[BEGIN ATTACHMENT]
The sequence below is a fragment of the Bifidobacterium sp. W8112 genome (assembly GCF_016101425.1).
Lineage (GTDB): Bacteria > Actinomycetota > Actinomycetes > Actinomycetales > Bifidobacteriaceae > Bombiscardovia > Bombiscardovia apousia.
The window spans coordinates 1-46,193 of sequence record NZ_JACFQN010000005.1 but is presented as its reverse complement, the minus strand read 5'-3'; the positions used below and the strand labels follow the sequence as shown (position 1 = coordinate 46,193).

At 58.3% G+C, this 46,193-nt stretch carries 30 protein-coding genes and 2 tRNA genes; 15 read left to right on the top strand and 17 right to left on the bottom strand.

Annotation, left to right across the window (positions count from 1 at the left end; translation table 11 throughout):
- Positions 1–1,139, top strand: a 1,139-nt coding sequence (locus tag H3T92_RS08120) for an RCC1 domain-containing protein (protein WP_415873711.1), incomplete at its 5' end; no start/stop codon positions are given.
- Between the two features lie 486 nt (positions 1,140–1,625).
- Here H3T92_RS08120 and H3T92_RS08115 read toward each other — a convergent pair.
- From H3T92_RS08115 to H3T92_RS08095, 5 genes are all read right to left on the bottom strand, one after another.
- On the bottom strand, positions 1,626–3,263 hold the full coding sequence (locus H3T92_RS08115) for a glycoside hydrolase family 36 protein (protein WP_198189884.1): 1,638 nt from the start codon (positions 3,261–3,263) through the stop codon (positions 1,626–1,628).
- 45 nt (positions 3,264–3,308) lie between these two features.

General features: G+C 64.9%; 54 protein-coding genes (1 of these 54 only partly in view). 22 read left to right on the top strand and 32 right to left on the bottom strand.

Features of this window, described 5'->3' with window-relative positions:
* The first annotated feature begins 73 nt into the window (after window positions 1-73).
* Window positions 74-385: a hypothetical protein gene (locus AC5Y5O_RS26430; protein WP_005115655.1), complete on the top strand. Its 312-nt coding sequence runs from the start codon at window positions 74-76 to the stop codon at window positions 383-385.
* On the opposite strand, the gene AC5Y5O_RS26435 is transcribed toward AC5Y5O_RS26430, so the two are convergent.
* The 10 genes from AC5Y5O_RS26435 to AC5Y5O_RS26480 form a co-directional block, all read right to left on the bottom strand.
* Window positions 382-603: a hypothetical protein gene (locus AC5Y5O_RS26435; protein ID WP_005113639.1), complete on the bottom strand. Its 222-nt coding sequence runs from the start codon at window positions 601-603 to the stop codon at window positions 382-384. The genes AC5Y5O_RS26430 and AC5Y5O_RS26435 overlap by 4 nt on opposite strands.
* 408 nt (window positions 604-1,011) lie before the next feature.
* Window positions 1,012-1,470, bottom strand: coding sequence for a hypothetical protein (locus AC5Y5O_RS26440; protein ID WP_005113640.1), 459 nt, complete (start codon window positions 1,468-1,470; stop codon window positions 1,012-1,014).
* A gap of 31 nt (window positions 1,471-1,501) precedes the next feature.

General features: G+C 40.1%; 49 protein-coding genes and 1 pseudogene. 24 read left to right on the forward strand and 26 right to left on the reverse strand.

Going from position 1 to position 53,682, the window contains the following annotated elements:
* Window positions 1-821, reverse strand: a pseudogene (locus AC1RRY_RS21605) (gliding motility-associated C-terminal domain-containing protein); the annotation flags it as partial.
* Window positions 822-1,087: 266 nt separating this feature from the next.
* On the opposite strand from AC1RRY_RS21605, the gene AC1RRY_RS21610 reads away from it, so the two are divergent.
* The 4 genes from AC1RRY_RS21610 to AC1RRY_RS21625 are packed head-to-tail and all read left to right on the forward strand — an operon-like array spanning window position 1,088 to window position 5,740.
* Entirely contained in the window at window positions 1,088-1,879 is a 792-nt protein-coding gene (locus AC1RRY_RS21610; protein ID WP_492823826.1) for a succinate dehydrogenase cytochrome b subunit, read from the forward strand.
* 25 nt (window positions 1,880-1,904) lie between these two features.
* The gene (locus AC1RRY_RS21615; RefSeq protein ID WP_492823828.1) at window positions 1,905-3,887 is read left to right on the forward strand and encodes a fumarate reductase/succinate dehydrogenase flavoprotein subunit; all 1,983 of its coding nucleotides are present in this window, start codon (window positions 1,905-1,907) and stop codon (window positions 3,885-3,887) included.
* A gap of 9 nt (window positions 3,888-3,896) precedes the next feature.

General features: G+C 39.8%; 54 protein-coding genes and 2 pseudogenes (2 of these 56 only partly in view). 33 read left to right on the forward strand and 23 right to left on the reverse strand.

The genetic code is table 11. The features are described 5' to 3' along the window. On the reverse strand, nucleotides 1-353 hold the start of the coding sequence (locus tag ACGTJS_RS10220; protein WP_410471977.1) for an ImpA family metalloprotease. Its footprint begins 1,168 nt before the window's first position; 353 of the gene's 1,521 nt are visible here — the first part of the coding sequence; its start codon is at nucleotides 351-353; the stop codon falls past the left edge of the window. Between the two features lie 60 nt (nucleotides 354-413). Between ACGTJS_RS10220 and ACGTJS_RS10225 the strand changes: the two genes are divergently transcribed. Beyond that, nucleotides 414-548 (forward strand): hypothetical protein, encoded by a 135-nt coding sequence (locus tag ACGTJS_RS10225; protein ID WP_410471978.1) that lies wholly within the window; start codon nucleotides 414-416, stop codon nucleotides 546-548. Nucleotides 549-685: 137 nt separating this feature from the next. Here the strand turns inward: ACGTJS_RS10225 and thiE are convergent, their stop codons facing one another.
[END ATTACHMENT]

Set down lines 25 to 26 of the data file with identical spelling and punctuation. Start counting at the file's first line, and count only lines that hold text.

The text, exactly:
* Window positions 822-1,087: 266 nt separating this feature from the next.
* On the opposite strand from AC1RRY_RS21605, the gene AC1RRY_RS21610 reads away from it, so the two are divergent.